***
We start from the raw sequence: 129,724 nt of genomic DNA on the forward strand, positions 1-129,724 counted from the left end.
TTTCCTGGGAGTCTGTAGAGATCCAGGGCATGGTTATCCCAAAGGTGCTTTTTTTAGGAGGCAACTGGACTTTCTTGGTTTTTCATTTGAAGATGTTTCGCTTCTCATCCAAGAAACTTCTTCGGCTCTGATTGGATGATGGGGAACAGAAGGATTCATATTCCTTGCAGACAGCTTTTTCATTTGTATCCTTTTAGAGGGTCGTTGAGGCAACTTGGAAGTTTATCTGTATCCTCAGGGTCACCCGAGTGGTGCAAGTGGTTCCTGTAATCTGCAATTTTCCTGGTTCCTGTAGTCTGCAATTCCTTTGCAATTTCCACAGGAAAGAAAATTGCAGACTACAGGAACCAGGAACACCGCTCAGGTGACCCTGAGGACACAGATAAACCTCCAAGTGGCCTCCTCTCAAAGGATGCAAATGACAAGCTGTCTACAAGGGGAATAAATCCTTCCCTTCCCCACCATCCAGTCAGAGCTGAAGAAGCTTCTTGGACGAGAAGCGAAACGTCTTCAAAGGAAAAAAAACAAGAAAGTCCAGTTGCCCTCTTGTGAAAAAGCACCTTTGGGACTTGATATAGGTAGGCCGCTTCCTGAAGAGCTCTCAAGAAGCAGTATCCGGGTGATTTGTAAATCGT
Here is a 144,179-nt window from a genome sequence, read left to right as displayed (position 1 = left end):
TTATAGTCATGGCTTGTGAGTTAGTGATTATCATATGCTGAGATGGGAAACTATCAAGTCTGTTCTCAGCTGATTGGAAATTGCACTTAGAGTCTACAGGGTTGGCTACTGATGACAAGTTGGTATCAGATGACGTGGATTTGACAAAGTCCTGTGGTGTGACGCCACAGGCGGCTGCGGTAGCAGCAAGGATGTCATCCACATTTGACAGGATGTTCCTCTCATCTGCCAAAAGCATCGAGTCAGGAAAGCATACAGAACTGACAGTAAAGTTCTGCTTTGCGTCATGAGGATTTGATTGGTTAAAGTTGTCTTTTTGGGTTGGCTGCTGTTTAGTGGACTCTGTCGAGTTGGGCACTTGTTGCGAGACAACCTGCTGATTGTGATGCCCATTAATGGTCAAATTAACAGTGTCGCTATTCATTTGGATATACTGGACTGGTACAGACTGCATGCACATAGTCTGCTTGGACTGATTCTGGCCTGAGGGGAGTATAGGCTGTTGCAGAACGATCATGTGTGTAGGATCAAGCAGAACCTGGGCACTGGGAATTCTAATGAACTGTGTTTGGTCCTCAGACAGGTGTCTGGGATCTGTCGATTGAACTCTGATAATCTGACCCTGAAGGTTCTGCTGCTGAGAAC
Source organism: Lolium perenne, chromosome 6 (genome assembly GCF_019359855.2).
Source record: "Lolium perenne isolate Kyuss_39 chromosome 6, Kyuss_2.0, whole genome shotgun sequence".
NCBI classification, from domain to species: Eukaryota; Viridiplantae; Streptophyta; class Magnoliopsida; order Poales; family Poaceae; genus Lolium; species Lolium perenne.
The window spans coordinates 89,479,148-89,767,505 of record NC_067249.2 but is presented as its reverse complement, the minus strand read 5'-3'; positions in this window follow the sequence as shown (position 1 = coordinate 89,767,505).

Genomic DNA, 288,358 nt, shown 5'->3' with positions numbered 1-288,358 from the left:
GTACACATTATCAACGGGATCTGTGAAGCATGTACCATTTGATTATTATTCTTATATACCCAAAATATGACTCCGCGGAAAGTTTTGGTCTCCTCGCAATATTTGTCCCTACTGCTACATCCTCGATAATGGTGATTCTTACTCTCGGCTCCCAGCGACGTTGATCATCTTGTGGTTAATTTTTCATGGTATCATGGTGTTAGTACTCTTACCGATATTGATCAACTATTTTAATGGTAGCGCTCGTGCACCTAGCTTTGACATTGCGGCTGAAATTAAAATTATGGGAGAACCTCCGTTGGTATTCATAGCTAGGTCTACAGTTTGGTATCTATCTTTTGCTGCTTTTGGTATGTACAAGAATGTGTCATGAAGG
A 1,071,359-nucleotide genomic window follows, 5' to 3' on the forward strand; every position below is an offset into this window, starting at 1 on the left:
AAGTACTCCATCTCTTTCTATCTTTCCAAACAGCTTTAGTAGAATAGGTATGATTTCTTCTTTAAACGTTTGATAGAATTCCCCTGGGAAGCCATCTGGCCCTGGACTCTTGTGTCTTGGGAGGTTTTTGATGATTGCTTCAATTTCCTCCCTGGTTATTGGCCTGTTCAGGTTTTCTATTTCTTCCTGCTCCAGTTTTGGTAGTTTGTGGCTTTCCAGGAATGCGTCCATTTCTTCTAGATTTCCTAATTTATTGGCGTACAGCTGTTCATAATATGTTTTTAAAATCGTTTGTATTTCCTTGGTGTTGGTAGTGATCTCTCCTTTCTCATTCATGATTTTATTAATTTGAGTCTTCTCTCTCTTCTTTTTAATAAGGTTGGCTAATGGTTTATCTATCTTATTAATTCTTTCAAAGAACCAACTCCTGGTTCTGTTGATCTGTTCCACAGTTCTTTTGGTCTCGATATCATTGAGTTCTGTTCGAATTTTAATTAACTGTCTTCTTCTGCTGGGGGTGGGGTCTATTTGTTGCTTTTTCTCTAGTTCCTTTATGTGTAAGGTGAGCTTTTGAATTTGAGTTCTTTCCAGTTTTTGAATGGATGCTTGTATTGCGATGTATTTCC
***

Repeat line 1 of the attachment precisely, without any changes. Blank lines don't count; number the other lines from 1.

We start from the raw sequence: 129,724 nt of genomic DNA on the forward strand, positions 1-129,724 counted from the left end.